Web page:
TK:   If a young person is interested in pursuing photography as a career and wants to study in a university or college, I would recommend majoring in Graphic Design and Art History. In addition, of course, the student should take photography courses as a minor. A professional photographer routinely interacts with art directors and graphic designers and by understanding their workflow you are enabling a much smoother relationship. Furthermore, and more importantly, one has to develop a sense of style and composition. By studying Graphic Design, you start to understand the relationships of elements in a frame.

Studying Art History – all types of art including photography – gives one a sense of what has been perceived and recognized as “Art” – good and bad. It’s important to absorb as much as possible in order to start to develop one’s own sensibilities without imitating specific genres. 

If someone wants to pursue a career in commercial photography, it is extremely important to work for an established photographer that does the kind of assignments that you would like to be doing. By working as an assistant, you learn the real world workings of professional photography. This is the motherload of technical training and business practices. This is why I do not recommend Photography as a major.  I have seen too many people come out of school absolutely clueless.

I have also seen people that have never had higher education become extremely successful photographers and cinematographers,  We just started working with a filmmaker that quit school when he was fifteen years old.  When you speak with him, you would think that he has an advanced degree. He was a big time skateboarder in Florida and he began making videos of himself and other skateboarders.  He sold them to skateboarding websites and eventually expanded into other types of filmmaking.  He taught himself Adobe Premier and he does all of his own editing. This led him to work for the UN where he established himself as a documentary cinematographer.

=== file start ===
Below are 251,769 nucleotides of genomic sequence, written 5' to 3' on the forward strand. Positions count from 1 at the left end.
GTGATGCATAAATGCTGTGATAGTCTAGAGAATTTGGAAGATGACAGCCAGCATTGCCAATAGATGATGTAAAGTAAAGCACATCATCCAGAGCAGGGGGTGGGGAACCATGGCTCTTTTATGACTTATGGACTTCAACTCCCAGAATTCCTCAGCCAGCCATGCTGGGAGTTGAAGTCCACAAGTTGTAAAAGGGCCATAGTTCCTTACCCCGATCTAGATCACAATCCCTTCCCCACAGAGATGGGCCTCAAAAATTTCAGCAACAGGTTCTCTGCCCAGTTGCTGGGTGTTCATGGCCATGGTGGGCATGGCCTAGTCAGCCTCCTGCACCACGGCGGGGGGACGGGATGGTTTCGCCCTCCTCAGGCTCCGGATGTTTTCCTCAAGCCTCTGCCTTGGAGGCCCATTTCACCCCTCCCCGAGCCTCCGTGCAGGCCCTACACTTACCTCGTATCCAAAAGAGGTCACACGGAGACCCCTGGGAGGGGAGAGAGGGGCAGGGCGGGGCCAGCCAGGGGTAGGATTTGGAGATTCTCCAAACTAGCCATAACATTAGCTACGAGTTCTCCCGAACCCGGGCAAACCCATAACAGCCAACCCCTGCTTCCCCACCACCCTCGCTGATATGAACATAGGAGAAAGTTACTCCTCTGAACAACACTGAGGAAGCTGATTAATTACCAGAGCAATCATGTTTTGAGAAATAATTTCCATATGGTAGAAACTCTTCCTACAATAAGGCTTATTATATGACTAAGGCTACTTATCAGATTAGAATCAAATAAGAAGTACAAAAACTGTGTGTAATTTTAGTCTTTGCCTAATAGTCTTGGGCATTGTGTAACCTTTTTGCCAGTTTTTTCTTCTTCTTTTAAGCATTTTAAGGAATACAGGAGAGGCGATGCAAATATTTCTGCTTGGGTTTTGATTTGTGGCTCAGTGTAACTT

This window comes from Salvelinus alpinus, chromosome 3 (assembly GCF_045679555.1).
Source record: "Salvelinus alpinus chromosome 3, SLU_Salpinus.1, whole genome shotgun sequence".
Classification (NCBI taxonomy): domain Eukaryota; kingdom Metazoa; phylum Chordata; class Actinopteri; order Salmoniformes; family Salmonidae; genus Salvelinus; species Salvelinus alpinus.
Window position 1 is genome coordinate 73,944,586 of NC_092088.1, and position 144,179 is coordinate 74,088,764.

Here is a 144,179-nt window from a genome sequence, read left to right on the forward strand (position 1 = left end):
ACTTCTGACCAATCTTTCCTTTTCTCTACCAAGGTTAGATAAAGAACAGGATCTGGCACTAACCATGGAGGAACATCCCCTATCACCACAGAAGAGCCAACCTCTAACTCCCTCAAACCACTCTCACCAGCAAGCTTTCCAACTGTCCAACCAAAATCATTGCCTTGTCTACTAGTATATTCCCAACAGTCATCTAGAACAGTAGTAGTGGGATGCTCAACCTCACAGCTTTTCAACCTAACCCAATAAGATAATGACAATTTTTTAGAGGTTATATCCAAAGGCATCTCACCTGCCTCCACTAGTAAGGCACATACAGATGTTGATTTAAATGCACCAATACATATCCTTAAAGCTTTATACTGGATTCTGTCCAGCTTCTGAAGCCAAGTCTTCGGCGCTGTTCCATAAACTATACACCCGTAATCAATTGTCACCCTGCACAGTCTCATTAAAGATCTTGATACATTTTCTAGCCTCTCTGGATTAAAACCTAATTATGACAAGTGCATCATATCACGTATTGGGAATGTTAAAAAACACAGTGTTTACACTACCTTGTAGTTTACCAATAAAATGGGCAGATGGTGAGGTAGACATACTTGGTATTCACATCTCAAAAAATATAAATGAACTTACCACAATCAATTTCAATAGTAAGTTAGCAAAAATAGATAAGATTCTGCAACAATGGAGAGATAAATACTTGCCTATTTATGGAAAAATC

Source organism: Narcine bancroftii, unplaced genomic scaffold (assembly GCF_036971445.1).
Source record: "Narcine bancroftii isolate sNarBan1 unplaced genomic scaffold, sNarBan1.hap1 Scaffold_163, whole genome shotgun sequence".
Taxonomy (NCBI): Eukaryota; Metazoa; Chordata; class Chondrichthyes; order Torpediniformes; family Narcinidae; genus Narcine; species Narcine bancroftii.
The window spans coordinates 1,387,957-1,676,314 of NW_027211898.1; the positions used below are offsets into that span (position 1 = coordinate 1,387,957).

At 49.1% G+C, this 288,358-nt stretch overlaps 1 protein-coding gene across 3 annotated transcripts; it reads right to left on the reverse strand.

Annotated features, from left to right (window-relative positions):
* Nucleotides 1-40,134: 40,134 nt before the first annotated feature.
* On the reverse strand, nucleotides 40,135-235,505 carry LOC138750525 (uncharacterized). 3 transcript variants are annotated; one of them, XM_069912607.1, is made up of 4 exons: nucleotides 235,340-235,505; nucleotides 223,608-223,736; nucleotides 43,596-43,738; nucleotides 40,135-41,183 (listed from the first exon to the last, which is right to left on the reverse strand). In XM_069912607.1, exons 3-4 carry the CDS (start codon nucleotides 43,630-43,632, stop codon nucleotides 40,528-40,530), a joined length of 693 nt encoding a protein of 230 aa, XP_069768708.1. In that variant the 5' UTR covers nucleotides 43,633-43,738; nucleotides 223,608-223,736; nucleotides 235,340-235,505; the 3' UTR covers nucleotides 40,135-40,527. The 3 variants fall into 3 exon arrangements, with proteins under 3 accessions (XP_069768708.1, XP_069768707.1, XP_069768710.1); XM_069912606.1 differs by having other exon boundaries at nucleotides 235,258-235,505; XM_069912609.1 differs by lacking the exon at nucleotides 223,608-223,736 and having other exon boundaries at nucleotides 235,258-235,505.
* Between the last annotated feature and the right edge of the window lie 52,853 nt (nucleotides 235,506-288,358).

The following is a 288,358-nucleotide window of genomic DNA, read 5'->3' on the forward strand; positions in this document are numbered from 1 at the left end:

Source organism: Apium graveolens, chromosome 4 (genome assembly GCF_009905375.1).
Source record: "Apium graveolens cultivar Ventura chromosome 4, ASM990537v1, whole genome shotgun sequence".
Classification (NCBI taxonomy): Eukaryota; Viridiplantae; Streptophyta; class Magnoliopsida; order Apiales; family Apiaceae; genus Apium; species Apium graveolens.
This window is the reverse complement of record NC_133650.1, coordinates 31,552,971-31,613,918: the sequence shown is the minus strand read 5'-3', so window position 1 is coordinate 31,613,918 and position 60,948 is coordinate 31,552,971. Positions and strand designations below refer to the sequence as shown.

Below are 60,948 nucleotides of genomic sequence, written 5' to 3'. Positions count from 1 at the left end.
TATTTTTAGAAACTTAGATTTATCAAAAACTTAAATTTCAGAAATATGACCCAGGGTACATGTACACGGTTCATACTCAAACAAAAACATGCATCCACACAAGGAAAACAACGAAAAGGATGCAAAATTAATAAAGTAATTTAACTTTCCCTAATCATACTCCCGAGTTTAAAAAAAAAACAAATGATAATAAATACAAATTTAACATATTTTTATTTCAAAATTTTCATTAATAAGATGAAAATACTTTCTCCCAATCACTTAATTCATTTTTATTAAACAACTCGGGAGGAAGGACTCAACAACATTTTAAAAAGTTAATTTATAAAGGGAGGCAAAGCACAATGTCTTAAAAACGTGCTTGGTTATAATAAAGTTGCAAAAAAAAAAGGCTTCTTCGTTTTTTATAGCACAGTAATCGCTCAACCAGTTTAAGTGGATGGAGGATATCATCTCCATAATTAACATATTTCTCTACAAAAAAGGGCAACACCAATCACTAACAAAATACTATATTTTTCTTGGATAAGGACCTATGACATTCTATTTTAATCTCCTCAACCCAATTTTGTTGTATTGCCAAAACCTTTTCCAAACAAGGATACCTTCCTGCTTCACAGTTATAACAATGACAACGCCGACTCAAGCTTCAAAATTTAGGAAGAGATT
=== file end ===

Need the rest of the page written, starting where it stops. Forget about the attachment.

TW:   At age 73, do you love photography as much as you did when you first started learning  the craft?

TK:  Even though I’m not shooting very many still assignments now,  I love photography more than I ever did because I am totally absorbed in my personal projects.  I have been working on three different projects simultaneously.  Since I live on the Hudson River and I really love the diversity of the entire length of the river, I started a black and white project twenty years ago: Top to Bottom – The Hudson River.  There have been two shows and I intend to do a book. I have photographed people and places along the entire length of the Hudson River from the headwaters in the Adirondacks at Lake Tear of the Clouds all the way down to Manhattan. I periodically add new images to the collection.

Another project that I have been working on is Windows which I started shooting while traveling on assignments.  I was interested in images that were reflected in windows and images that were seen in and out of windows.  I knew that this idea has been portrayed frequently in photography and paintings so it’s been challenging to make pictures that I haven’t seen before. I have been throwing out many more images than the ones that I have kept.  I had a show of this work at a gallery in New York about ten years ago and after reflecting on the collection, I realized that there were too many fillers. I have recently been revitalized about this work and I am making 40”X60” prints of about twelve pictures that I edited down from about thirty.